followed by fine emery paper, to finish the job.
Now the throttle tube is a continuous smooth cylinder, with no protruding lip.
The Throttlemeister friction tube now slips on to the throttle tube.
With a bit of wiggling back and forth, work it all the way down the tube.
Make sure it is firmly pressed onto the throttle tube as far as it will go.
Then roll the handgrip back into position, covering the new friction tube.
You’ll have got some plastic dust inside the handlebar tube. Clean it out with a rolled cloth dampened slightly with alcohol.
The right-hand Throttlemeister consists of the bar-end weight with an internal bronze pressure piston, an mounting bushing that fits into the handlebar, and a hex-socket screw.

Throttlemeister recommends putting Loc-tite on the screw, and supplies a small tube of it. (This is not the supplied tube, it’s my own workshop bottle.)

Be sure you use blue loc-tite, number 242, which is non-permanent. Don’t use one of the stronger permanent locking agents such as Red 262, or you will never be able to remove or adjust the unit.

Assemble the screw through the bar-end and into the bushing, with the pair of O-rings at the far end.
Insert this assembly into the handlebar tube and push it in almost all the way — leave it about 0.5 cm1/4-inch from fully-inserted.
Now you need to determine the right amount of insertion by trial and error. Tighten the hex screw (6mm wrench) and check the operation of the Throttlemeister. Turned fully clockwise (top toward front of bike), the unit is “off” and the throttle should move freely exactly as normal. Turned about 1/4-turn counter-clockwise (top toward the rear of the bike), the bronze piston should press on the throttle friction tube and prevent it from turning.

If the throttle turns freely without locking even with the unit fuly “on”, you need to loosen the screw and move the unit in slightly. If the throttle is locked or partially locked with the unit fully “off”, you need to loosen the screw and momve the unit out slightly.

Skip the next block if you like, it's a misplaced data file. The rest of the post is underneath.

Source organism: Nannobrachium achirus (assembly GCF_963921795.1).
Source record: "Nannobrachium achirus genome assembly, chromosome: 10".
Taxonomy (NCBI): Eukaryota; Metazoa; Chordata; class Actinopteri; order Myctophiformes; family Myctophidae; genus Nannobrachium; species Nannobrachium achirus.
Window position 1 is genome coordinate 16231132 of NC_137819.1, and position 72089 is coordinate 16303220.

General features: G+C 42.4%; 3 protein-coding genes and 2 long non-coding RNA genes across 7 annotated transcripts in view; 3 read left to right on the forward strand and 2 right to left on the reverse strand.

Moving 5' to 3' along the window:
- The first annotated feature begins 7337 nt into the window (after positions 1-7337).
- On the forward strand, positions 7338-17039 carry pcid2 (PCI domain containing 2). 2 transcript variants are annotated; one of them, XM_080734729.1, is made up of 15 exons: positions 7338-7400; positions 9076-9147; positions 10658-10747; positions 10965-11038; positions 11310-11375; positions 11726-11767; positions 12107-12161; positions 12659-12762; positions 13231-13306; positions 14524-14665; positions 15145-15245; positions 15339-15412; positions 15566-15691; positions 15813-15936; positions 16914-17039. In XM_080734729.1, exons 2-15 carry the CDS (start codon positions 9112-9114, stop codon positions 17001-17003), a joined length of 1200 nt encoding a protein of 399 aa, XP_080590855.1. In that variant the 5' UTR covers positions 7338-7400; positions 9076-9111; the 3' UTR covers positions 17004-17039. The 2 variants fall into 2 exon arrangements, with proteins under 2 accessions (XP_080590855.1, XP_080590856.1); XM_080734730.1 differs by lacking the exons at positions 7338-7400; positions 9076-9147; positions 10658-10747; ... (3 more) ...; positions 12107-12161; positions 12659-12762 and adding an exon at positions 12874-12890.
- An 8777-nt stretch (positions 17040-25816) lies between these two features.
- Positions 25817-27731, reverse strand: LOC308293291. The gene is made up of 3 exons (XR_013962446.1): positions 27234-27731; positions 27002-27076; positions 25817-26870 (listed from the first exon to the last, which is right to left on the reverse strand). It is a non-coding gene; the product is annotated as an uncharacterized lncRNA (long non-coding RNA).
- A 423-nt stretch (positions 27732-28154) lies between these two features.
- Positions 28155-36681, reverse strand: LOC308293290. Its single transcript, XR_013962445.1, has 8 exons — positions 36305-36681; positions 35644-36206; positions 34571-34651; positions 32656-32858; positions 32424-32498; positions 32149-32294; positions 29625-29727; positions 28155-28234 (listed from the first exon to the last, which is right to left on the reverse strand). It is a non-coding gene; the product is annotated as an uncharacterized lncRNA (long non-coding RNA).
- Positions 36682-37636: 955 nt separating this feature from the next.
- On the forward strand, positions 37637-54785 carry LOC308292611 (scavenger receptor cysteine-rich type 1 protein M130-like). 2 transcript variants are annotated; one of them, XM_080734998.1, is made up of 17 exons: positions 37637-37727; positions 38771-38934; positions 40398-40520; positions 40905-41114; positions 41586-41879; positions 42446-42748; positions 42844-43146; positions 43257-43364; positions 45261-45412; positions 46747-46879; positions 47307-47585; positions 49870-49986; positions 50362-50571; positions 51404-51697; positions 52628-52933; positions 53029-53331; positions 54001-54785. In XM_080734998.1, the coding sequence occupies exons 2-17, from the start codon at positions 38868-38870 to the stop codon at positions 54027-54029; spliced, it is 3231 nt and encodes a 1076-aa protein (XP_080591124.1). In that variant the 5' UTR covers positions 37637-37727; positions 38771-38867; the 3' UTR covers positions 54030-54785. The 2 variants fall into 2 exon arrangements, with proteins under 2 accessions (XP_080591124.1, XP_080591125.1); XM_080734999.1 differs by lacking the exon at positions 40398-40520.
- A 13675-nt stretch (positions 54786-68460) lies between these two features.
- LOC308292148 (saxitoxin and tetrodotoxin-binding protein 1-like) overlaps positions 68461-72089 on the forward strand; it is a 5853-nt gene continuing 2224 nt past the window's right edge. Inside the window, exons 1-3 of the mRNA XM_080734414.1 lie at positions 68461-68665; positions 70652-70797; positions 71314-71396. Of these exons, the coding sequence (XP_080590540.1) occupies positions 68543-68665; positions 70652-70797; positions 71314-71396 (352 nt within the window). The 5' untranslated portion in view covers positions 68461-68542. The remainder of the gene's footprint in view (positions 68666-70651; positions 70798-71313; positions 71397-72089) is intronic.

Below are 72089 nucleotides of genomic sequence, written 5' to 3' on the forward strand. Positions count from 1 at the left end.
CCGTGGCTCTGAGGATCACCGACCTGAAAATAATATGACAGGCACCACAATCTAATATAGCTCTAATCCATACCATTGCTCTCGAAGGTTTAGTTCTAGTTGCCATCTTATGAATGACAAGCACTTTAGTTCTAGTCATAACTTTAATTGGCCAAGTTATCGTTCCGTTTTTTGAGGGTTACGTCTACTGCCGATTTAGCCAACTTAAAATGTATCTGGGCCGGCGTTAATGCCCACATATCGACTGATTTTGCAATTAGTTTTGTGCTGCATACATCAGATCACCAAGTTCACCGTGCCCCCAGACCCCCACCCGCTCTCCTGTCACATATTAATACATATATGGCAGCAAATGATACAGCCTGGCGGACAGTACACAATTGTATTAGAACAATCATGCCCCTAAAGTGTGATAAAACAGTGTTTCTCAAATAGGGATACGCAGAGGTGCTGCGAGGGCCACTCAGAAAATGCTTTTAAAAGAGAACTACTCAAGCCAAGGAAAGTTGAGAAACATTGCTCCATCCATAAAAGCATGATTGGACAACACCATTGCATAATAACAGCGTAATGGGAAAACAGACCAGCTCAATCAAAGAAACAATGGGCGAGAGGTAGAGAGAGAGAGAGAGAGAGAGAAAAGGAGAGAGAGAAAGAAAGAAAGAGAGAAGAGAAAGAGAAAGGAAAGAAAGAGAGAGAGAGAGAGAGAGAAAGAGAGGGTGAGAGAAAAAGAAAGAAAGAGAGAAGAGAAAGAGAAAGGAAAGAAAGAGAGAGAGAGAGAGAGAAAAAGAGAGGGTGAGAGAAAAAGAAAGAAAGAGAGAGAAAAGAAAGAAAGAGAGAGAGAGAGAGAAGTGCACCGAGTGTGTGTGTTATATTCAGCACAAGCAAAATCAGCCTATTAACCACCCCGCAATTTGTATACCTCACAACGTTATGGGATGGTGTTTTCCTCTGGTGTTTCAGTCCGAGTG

After each adjustment, re-tighten the bolt and check again.

Finally, start the engine, turn on the heated grips, and check the operation with the handgrips warm. (If you have the tolerance too tight, the expansion resulting from heating the grips may lock the throttle. You are looking for the “sweet spot” where it operates freely, or holds the throttle, whether the handgrip is cold or hot.)

here is the finished install, in the “off” position.

When the bar-end weight is rotated counter-clockwise, the internal bronze piston extends and presses on the throttle, holding it in place. You can just see the bronze piston in this photo, and the tip of the arrow.

You can set the unit in-between the “on” and “off” position, and it will hold the throttle where you put it without preventing you from moving it to another position.

Now we repeat with the matching left-hand unit. It has no mechanism inside, and is just a decorative bar-end weight. The stock bar-end plug has to come out.
As before, loosen the retaining screw 2 turns only, then tap it inward to release the jam nut.
Pry the plug out, tapping the screwdriver with a hammer if necessary.
One it comes free, pull the bar-end plug out of the handlebar.
Be sure you get the attached jam nut too.
Clean the inside of the handlebar.
The Throttlemeister for this side has no internal mechanism.
As before, assemble the bar-end, screw, and bushing.
Slide the assembled unit into the handlebar.
And push it in as far as it will go.
There is no mechanical action on this side, so no adjustment is necessary. Just tighten the screw securely.
And here is the finished left-hand installation.
You’ll want a 6mm hex wrench with you on the road in case the right-hand unit requires any adjustment. There isn’t one supplied with your bike’s tool kit, so add one to the pouch.

1 comment

  1. Excellent write up. I just finished resurrecting the Throttlemeister on my “vintage” 2005 Triumph Tiger. Thank you for detailing the installation process on your Ducati MultiStrada. I also own a 2006 Ducati 800SS. Perhaps some day the Tiger and the 800SS will become a MultiStrada.